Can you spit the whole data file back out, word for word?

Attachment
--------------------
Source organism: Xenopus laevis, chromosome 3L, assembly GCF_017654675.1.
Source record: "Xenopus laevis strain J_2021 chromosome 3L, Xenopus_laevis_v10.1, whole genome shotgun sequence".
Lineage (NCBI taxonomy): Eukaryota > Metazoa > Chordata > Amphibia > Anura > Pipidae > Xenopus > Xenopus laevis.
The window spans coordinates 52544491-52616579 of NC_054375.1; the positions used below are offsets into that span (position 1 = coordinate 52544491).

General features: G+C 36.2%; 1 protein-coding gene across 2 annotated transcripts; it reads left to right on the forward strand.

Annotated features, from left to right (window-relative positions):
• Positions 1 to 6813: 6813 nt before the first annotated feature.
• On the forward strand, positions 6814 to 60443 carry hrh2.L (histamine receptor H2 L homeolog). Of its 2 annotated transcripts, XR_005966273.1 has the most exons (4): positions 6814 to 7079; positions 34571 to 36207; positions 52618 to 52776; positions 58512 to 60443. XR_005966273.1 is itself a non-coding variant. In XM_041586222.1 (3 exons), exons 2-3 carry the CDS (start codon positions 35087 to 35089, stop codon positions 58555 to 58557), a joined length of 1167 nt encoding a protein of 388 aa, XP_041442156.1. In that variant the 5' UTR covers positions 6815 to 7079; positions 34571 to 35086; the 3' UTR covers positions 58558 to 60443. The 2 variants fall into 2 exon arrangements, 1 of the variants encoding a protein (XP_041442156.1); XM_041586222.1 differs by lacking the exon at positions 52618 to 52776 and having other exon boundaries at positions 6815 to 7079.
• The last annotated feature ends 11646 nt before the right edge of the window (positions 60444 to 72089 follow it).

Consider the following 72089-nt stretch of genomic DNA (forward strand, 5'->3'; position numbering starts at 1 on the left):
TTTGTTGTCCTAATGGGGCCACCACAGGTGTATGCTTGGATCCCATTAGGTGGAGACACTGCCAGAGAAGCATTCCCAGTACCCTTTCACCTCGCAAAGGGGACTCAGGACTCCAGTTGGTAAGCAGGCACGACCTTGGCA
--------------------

Source organism: Xenopus laevis, chromosome 3L, assembly GCF_017654675.1.
Source record: "Xenopus laevis strain J_2021 chromosome 3L, Xenopus_laevis_v10.1, whole genome shotgun sequence".
Lineage (NCBI taxonomy): Eukaryota > Metazoa > Chordata > Amphibia > Anura > Pipidae > Xenopus > Xenopus laevis.
The window spans coordinates 52544491-52616579 of NC_054375.1; the positions used below are offsets into that span (position 1 = coordinate 52544491).

General features: G+C 36.2%; 1 protein-coding gene across 2 annotated transcripts; it reads left to right on the forward strand.

Annotated features, from left to right (window-relative positions):
• Positions 1 to 6813: 6813 nt before the first annotated feature.
• On the forward strand, positions 6814 to 60443 carry hrh2.L (histamine receptor H2 L homeolog). Of its 2 annotated transcripts, XR_005966273.1 has the most exons (4): positions 6814 to 7079; positions 34571 to 36207; positions 52618 to 52776; positions 58512 to 60443. XR_005966273.1 is itself a non-coding variant. In XM_041586222.1 (3 exons), exons 2-3 carry the CDS (start codon positions 35087 to 35089, stop codon positions 58555 to 58557), a joined length of 1167 nt encoding a protein of 388 aa, XP_041442156.1. In that variant the 5' UTR covers positions 6815 to 7079; positions 34571 to 35086; the 3' UTR covers positions 58558 to 60443. The 2 variants fall into 2 exon arrangements, 1 of the variants encoding a protein (XP_041442156.1); XM_041586222.1 differs by lacking the exon at positions 52618 to 52776 and having other exon boundaries at positions 6815 to 7079.
• The last annotated feature ends 11646 nt before the right edge of the window (positions 60444 to 72089 follow it).

Consider the following 72089-nt stretch of genomic DNA (forward strand, 5'->3'; position numbering starts at 1 on the left):
TTTGTTGTCCTAATGGGGCCACCACAGGTGTATGCTTGGATCCCATTAGGTGGAGACACTGCCAGAGAAGCATTCCCAGTACCCTTTCACCTCGCAAAGGGGACTCAGGACTCCAGTTGGTAAGCAGGCACGACCTTGGCA